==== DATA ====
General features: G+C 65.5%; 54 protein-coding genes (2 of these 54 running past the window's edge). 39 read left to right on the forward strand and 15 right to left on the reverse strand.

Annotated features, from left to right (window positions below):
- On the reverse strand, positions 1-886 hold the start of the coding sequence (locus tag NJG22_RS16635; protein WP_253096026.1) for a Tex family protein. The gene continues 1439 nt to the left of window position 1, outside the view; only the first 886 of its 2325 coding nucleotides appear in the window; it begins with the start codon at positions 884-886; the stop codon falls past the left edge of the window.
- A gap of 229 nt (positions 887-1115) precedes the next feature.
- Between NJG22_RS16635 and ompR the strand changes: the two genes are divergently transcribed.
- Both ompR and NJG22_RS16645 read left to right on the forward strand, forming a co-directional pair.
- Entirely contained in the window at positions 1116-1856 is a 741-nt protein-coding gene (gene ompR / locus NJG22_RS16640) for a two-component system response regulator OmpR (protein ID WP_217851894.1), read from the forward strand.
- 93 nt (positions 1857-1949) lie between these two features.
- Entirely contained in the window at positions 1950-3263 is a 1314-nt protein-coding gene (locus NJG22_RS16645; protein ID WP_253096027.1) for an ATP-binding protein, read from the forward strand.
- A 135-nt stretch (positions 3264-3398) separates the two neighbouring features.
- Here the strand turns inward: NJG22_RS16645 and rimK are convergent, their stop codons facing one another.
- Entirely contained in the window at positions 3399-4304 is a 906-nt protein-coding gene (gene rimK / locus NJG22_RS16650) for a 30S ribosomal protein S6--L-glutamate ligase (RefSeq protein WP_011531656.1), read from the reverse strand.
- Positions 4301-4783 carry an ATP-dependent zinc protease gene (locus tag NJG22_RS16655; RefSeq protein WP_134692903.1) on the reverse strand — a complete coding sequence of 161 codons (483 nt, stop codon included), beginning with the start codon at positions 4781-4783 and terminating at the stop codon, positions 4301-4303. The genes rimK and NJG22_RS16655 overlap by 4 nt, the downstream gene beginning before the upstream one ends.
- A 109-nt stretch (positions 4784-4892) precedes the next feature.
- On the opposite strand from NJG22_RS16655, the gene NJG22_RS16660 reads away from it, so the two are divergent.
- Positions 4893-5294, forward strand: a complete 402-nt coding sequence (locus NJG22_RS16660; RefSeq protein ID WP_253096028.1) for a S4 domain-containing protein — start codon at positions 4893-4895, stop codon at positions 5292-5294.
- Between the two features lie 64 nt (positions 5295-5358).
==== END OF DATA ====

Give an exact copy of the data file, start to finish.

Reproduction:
General features: G+C 65.5%; 54 protein-coding genes (2 of these 54 running past the window's edge). 39 read left to right on the forward strand and 15 right to left on the reverse strand.

Annotated features, from left to right (window positions below):
- On the reverse strand, positions 1-886 hold the start of the coding sequence (locus tag NJG22_RS16635; protein WP_253096026.1) for a Tex family protein. The gene continues 1439 nt to the left of window position 1, outside the view; only the first 886 of its 2325 coding nucleotides appear in the window; it begins with the start codon at positions 884-886; the stop codon falls past the left edge of the window.
- A gap of 229 nt (positions 887-1115) precedes the next feature.
- Between NJG22_RS16635 and ompR the strand changes: the two genes are divergently transcribed.
- Both ompR and NJG22_RS16645 read left to right on the forward strand, forming a co-directional pair.
- Entirely contained in the window at positions 1116-1856 is a 741-nt protein-coding gene (gene ompR / locus NJG22_RS16640) for a two-component system response regulator OmpR (protein ID WP_217851894.1), read from the forward strand.
- 93 nt (positions 1857-1949) lie between these two features.
- Entirely contained in the window at positions 1950-3263 is a 1314-nt protein-coding gene (locus NJG22_RS16645; protein ID WP_253096027.1) for an ATP-binding protein, read from the forward strand.
- A 135-nt stretch (positions 3264-3398) separates the two neighbouring features.
- Here the strand turns inward: NJG22_RS16645 and rimK are convergent, their stop codons facing one another.
- Entirely contained in the window at positions 3399-4304 is a 906-nt protein-coding gene (gene rimK / locus NJG22_RS16650) for a 30S ribosomal protein S6--L-glutamate ligase (RefSeq protein WP_011531656.1), read from the reverse strand.
- Positions 4301-4783 carry an ATP-dependent zinc protease gene (locus tag NJG22_RS16655; RefSeq protein WP_134692903.1) on the reverse strand — a complete coding sequence of 161 codons (483 nt, stop codon included), beginning with the start codon at positions 4781-4783 and terminating at the stop codon, positions 4301-4303. The genes rimK and NJG22_RS16655 overlap by 4 nt, the downstream gene beginning before the upstream one ends.
- A 109-nt stretch (positions 4784-4892) precedes the next feature.
- On the opposite strand from NJG22_RS16655, the gene NJG22_RS16660 reads away from it, so the two are divergent.
- Positions 4893-5294, forward strand: a complete 402-nt coding sequence (locus NJG22_RS16660; RefSeq protein ID WP_253096028.1) for a S4 domain-containing protein — start codon at positions 4893-4895, stop codon at positions 5292-5294.
- Between the two features lie 64 nt (positions 5295-5358).